Less obvious are the new front uprights that alter the front-wheel camber angles, a complete new exhaust system, re-calibrated software, those Michelins on 19-inch rims and monster ventilated and drilled front discs clamped by four-pot Brembo calipers. Inside,there's copper stitching for the front bucket seats and matching dash and door highlights.
It looks pretty good, too, although it's a shame about that paint not being available here. The car is almost invisible as well, which is very good news if you are going very fast on a public road. Which I am.
The Cupra R has the supple, almost rubbery responses of a seriously quick road car, but even though we're going very, very fast, the chassis feels nowhere near its limits. On the tighter sections of this road, it’s a job to keep your reactions ahead of the car, positioning is everything, but the corners come up so fast you are sometimes just holding on, going as fast as you dare, dimly aware of the blurred pines, umber Montserrat rocks and the jinking, shuddering tyres.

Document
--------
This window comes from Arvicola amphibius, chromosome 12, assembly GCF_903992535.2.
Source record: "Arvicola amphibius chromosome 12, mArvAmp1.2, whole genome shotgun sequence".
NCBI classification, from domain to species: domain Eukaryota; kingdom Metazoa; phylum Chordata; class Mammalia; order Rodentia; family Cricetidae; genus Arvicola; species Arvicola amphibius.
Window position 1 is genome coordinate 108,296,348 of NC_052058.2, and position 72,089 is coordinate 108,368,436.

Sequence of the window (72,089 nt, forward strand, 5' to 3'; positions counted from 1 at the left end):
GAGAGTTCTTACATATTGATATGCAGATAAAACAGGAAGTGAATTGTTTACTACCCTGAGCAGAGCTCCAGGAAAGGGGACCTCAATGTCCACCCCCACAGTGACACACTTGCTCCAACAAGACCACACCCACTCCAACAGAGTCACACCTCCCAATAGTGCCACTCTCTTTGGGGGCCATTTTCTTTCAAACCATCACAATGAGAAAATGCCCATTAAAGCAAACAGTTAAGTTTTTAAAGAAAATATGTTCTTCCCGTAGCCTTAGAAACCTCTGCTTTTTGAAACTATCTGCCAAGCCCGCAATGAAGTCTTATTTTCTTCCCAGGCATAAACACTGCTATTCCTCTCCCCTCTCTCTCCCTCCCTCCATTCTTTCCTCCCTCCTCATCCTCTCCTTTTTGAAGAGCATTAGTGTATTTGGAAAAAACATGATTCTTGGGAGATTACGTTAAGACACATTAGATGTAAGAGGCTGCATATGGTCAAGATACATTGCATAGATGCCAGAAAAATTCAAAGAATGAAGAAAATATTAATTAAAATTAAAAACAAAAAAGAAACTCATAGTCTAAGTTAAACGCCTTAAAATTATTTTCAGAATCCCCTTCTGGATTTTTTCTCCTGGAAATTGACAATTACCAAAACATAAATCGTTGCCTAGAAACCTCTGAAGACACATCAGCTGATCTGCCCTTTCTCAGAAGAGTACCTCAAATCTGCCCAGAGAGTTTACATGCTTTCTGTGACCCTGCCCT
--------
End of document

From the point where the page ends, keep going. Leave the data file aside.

Even so it’s a faithful friend; the Cupra R is helping, guiding and encouraging as you throw it onwards, faster and ever faster.
There's a new mode for the dynamic chassis selection, Cupra; noisier, more taut. The Volkswagen Group EA888 turbo petrol engine has been given a few more revs and an additional 10bhp over its standard stablemate's 296bhp. It sounds slightly muted, but purposeful, and when it digs so deep at around 4,500rpm and beyond there’s a lovely whooshing menace to it.
I can't see the orange-lit instruments well so I don't try and opt to change by ear, throwing it into a series of blind second-gear corners. The new front uprights and negative camber give an eagerness to the turn-in and though such suspension geometry tweaks can have the effect of destroying delicate feedback, in fact there’s more than enough understanding coming up through the steering.